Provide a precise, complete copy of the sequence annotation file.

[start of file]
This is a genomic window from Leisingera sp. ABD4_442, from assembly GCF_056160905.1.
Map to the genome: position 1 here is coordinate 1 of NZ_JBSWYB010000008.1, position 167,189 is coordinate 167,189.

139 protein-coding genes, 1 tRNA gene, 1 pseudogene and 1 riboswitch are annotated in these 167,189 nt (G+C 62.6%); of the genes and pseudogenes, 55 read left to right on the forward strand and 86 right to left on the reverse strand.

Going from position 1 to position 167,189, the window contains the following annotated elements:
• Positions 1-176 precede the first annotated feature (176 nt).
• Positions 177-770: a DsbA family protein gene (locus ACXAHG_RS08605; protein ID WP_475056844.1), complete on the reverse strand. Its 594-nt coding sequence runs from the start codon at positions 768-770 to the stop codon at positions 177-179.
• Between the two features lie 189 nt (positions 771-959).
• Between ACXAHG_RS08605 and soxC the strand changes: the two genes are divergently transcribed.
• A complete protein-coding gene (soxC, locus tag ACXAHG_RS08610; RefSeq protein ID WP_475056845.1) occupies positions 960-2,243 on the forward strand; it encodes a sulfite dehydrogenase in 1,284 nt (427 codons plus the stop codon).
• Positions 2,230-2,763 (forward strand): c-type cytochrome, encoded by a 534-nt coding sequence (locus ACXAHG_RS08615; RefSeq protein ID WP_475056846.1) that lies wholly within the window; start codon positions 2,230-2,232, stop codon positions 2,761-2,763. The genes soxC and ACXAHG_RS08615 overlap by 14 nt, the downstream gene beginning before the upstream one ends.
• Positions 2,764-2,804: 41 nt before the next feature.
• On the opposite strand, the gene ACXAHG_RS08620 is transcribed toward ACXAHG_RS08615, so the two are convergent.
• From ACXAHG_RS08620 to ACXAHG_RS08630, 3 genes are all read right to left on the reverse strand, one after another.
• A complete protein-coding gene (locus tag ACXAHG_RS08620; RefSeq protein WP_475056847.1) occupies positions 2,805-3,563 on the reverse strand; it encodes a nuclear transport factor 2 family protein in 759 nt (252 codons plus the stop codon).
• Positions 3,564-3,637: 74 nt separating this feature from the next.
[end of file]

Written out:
This is a genomic window from Leisingera sp. ABD4_442, from assembly GCF_056160905.1.
Map to the genome: position 1 here is coordinate 1 of NZ_JBSWYB010000008.1, position 167,189 is coordinate 167,189.

139 protein-coding genes, 1 tRNA gene, 1 pseudogene and 1 riboswitch are annotated in these 167,189 nt (G+C 62.6%); of the genes and pseudogenes, 55 read left to right on the forward strand and 86 right to left on the reverse strand.

Going from position 1 to position 167,189, the window contains the following annotated elements:
• Positions 1-176 precede the first annotated feature (176 nt).
• Positions 177-770: a DsbA family protein gene (locus ACXAHG_RS08605; protein ID WP_475056844.1), complete on the reverse strand. Its 594-nt coding sequence runs from the start codon at positions 768-770 to the stop codon at positions 177-179.
• Between the two features lie 189 nt (positions 771-959).
• Between ACXAHG_RS08605 and soxC the strand changes: the two genes are divergently transcribed.
• A complete protein-coding gene (soxC, locus tag ACXAHG_RS08610; RefSeq protein ID WP_475056845.1) occupies positions 960-2,243 on the forward strand; it encodes a sulfite dehydrogenase in 1,284 nt (427 codons plus the stop codon).
• Positions 2,230-2,763 (forward strand): c-type cytochrome, encoded by a 534-nt coding sequence (locus ACXAHG_RS08615; RefSeq protein ID WP_475056846.1) that lies wholly within the window; start codon positions 2,230-2,232, stop codon positions 2,761-2,763. The genes soxC and ACXAHG_RS08615 overlap by 14 nt, the downstream gene beginning before the upstream one ends.
• Positions 2,764-2,804: 41 nt before the next feature.
• On the opposite strand, the gene ACXAHG_RS08620 is transcribed toward ACXAHG_RS08615, so the two are convergent.
• From ACXAHG_RS08620 to ACXAHG_RS08630, 3 genes are all read right to left on the reverse strand, one after another.
• A complete protein-coding gene (locus tag ACXAHG_RS08620; RefSeq protein WP_475056847.1) occupies positions 2,805-3,563 on the reverse strand; it encodes a nuclear transport factor 2 family protein in 759 nt (252 codons plus the stop codon).
• Positions 3,564-3,637: 74 nt separating this feature from the next.